Rosetta Cutolo (Italian pronunciation: [roˈzetta ˈkuːtolo]; born 1937) is the sister of the Camorra boss Raffaele Cutolo, the head of the Nuova Camorra Organizzata (NCO), an organisation he built to renew the Camorra. As her brother spent most of his time behind bars from where he sent out his instructions, the everyday running of the enterprise was entrusted to Cutolo. Her nickname was "Occh'egghiaccio", meaning Ice Eyes.
Rosetta, a grey-haired, pious-looking woman, lived alone for years with her mother in Ottaviano near Naples, tending her roses. She was the power behind her brother for over 15 years, passing on his orders from jail and cultivating his devoted followers outside. Without her the NCO would have collapsed, according to a resident from Ottaviano.
While her megalomaniacal brother created scandal by giving interviews and making speeches in the courtroom, Rosetta kept a low profile. She had a love-hate relationship with her brother. According to their lawyer Paolo Trofino, they had a stormy relationship: “They often have rows. She thinks he talks too much. She wishes he wouldn’t give interviews.” She ruled in the headquarters of the NCO: the Castle Mediceo, a vast 16th-century palace with 365 rooms and a large park with tennis courts and swimming pool. The castle was bought for several billion lire at the time and provided direct contact for Cutolo from the prisons of Poggioreale and Ascoli Piceno.
Brilliant with figures, Rosetta Cutolo negotiated with South American cocaine barons, narrowly failed to blow up police headquarters and was glamourised in a film, Il Camorrista. She participated in a high-level meeting with representatives of the Sicilian Mafia and Camorra clans to try to put an end to the bloody war between the NCO and their rivals from the Nuova Famiglia, together with Cutolo’s right-hand man Vincenzo Casillo.
In October 1981, police raided her stronghold while she was presiding over a meeting of the NCO. Cutolo escaped under a rug in a car driven past checkpoints by the neighbourhood priest. She was not seen in public thereafter for over 10 years, and directed operations from a series of safe houses in different cities.
In February 1993, she gave herself up after police found her hide out. Cutolo appeared at the entrance, saying “I am tired of being a fugitive.” She had been sentenced in absentia in 1990 to nine years in prison on charges of Mafia association, later reduced to five years. Prosecutors alleged she had been running her brother's organisation. She was acquitted on nine murder charges. Rosetta had persuaded the authorities she was harmless, and her frumpy image definitely helped.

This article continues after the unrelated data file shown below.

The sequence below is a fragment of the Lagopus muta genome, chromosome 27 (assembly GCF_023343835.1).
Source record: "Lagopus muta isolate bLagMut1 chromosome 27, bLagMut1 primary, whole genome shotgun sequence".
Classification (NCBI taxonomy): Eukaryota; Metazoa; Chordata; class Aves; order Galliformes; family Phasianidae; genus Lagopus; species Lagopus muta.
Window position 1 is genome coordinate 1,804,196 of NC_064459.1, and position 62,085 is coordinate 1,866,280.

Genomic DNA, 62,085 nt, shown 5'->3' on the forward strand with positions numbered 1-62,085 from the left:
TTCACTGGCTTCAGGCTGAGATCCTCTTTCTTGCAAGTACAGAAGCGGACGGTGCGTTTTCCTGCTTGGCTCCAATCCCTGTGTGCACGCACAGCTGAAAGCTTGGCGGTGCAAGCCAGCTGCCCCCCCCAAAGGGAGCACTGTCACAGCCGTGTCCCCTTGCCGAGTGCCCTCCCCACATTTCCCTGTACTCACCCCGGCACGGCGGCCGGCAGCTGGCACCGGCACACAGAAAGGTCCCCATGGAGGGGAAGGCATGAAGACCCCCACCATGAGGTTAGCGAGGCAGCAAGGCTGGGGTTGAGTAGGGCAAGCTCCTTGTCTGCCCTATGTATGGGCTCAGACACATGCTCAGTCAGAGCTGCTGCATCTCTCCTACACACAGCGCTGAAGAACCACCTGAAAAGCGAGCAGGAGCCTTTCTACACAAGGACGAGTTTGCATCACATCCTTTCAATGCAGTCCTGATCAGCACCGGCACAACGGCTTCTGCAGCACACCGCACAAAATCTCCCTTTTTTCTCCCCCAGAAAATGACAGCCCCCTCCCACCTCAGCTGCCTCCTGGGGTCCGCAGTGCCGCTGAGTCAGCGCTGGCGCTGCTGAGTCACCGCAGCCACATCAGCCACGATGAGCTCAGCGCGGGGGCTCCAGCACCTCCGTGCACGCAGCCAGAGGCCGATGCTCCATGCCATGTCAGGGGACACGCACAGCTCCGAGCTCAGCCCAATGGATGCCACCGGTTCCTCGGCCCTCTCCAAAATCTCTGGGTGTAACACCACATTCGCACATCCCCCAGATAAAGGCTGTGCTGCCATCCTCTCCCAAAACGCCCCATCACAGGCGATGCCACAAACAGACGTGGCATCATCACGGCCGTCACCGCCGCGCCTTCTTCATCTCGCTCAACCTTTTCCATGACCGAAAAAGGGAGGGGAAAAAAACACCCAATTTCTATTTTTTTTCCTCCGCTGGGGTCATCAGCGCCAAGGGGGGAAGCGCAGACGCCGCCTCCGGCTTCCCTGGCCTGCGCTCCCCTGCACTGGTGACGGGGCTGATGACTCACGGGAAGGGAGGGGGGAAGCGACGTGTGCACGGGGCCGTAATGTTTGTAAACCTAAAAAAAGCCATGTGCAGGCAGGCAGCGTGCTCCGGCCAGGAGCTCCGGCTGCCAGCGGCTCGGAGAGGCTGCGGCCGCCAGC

Her brother Raffaele Cutolo has always maintained that Rosetta knew nothing of his criminal activities and did only what he asked: "Rosetta has never been a Camorrista... She only listened to me and sent me a few suitcases of money to prisoners like I told her to." Nevertheless, it is clear that Cutolo had always wanted to maintain a male-only organization based on principles such as criminal fraternity and so could never be seen giving a role to his sister. It could also be argued that he simply did not want to implicate her and therefore, always insisted that she was innocent.
Role in NCO
Many important members did not believe that she held an important role because she was a woman. For instance, former NCO lieutenant and pentito, Pasquale Barra argued: "What has Rosa Cutolo got to do with it? What have woman got to do with the Camorra?"
However, according to prosecutor Antonio Laudati, who questioned Cutolo many times, his sister was the true force behind the NCO: "Her brother has always been under the power of her forceful personality. He’s been in prison for 30 years; during that time she became director of the Nuova Camorra Organizzata in her own right."
- Haycraft, The Italian Labyrinth, p. 200
- Fascinating felons, by Clare Longrigg, The Guardian, February 16, 2004
- Longrigg, Mafia Women, pp. 12-16
- Cutolo: Ottaviano to Sant' Anastasia
- Italy's most wanted Mamma, The Guardian, June 30, 2000
- Godmother sends deadly message to her Mafia rivals, Daily Telegraph, June 19, 2001
- Mafia 'Godmother' arrested, The Independent, February 9, 1993
- Doing It for Themselves or Standing In for Their Men? Women in the Neapolitan Camorra (1950-2003), by Felia Allum, in: Fiandaca, Women and the Mafia, Google print p. 13
- Fiandaca, Giovanni (ed.) (2007), Women and the Mafia: Female Roles in Organized Crime Structures, New York: Springer ISBN 0-387-36537-0
- Haycraft, John (1985). The Italian Labyrinth: Italy in the 1980s, London: Secker & Warburg
- Longrigg, Clare (1998). Mafia Women, London: Vintage ISBN 0-09-959171-5